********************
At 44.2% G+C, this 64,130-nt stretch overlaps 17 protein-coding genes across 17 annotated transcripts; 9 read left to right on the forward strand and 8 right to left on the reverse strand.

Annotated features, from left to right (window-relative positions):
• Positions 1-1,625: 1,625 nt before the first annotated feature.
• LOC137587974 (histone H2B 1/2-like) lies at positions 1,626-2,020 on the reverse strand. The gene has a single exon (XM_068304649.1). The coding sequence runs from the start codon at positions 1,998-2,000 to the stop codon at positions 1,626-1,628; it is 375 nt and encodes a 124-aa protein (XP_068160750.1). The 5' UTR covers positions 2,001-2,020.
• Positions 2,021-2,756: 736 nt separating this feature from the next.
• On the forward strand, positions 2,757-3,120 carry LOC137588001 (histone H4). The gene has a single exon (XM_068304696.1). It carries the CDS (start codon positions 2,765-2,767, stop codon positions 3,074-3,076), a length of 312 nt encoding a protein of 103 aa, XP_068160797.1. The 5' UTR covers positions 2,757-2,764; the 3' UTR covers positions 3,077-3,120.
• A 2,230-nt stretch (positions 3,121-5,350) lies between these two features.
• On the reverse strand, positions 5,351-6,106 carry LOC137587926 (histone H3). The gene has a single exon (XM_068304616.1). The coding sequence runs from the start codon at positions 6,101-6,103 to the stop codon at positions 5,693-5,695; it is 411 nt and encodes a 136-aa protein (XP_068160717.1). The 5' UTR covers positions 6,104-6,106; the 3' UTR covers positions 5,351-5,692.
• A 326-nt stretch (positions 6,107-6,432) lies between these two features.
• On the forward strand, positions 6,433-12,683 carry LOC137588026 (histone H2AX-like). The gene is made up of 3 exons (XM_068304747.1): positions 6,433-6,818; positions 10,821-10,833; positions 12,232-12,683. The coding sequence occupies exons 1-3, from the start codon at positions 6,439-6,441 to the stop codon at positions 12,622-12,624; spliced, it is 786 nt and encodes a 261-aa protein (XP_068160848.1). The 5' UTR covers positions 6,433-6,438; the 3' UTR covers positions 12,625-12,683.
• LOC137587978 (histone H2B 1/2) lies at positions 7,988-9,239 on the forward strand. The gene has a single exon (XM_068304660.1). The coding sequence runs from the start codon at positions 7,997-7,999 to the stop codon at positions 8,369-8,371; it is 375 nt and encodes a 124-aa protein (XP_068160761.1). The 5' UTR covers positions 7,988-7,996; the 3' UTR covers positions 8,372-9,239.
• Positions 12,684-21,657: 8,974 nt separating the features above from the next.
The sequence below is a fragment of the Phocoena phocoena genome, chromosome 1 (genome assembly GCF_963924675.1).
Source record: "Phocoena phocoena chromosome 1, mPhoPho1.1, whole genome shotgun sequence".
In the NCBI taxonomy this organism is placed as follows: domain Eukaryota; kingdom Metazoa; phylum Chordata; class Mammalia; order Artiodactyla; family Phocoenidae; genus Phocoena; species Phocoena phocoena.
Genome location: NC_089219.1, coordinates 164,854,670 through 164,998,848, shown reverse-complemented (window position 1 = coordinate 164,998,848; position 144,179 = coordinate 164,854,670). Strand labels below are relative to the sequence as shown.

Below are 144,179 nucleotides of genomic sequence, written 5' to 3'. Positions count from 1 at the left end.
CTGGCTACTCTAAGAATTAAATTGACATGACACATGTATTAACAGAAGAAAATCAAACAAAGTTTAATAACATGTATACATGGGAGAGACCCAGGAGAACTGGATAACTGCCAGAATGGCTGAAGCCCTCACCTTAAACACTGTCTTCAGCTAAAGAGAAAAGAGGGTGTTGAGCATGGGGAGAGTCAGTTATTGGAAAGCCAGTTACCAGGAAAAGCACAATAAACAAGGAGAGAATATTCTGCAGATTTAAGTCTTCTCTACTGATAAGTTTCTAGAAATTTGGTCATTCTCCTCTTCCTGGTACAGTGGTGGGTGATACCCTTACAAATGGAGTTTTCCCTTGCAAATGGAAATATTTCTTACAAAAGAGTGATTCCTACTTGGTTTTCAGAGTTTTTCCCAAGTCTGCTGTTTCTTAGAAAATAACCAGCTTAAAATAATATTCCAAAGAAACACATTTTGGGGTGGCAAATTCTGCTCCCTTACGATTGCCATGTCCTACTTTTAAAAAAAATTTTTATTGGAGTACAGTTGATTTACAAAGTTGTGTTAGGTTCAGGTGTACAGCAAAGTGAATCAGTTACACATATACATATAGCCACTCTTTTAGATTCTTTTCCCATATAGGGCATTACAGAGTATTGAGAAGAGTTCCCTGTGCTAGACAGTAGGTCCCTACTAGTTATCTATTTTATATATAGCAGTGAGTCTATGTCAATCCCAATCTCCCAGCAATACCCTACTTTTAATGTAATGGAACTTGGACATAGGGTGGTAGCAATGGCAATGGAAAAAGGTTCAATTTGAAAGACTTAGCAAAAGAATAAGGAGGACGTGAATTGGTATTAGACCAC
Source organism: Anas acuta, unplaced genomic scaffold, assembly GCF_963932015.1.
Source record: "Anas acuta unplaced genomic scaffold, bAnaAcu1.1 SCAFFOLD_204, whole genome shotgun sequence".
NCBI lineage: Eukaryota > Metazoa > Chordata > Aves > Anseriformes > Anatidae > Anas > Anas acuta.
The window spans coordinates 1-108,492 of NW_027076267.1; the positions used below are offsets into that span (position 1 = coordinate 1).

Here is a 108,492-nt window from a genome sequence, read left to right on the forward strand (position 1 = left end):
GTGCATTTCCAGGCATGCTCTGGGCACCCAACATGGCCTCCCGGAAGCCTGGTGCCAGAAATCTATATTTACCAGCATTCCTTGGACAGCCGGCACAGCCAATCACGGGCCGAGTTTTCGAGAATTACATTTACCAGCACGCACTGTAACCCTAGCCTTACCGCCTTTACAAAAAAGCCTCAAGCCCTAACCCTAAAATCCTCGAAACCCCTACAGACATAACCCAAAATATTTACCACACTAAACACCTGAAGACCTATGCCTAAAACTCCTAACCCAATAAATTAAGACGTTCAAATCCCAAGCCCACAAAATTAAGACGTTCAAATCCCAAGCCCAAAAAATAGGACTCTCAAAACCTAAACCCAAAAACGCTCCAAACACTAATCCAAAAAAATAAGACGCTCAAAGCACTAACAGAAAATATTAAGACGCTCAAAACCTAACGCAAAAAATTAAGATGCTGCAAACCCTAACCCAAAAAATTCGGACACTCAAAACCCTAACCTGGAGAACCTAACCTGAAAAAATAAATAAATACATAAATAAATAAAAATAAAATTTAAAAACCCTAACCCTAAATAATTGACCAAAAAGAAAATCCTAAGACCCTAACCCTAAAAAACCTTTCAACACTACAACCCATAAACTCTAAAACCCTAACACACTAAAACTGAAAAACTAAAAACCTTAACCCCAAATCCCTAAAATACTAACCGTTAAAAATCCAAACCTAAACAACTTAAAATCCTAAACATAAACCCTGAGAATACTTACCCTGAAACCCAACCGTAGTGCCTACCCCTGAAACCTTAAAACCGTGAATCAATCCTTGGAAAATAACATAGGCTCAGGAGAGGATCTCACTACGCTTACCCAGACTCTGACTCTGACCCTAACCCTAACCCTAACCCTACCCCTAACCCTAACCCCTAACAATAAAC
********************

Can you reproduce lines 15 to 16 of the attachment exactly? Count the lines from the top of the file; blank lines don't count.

In the NCBI taxonomy this organism is placed as follows: domain Eukaryota; kingdom Metazoa; phylum Chordata; class Mammalia; order Artiodactyla; family Phocoenidae; genus Phocoena; species Phocoena phocoena.
Genome location: NC_089219.1, coordinates 164,854,670 through 164,998,848, shown reverse-complemented (window position 1 = coordinate 164,998,848; position 144,179 = coordinate 164,854,670). Strand labels below are relative to the sequence as shown.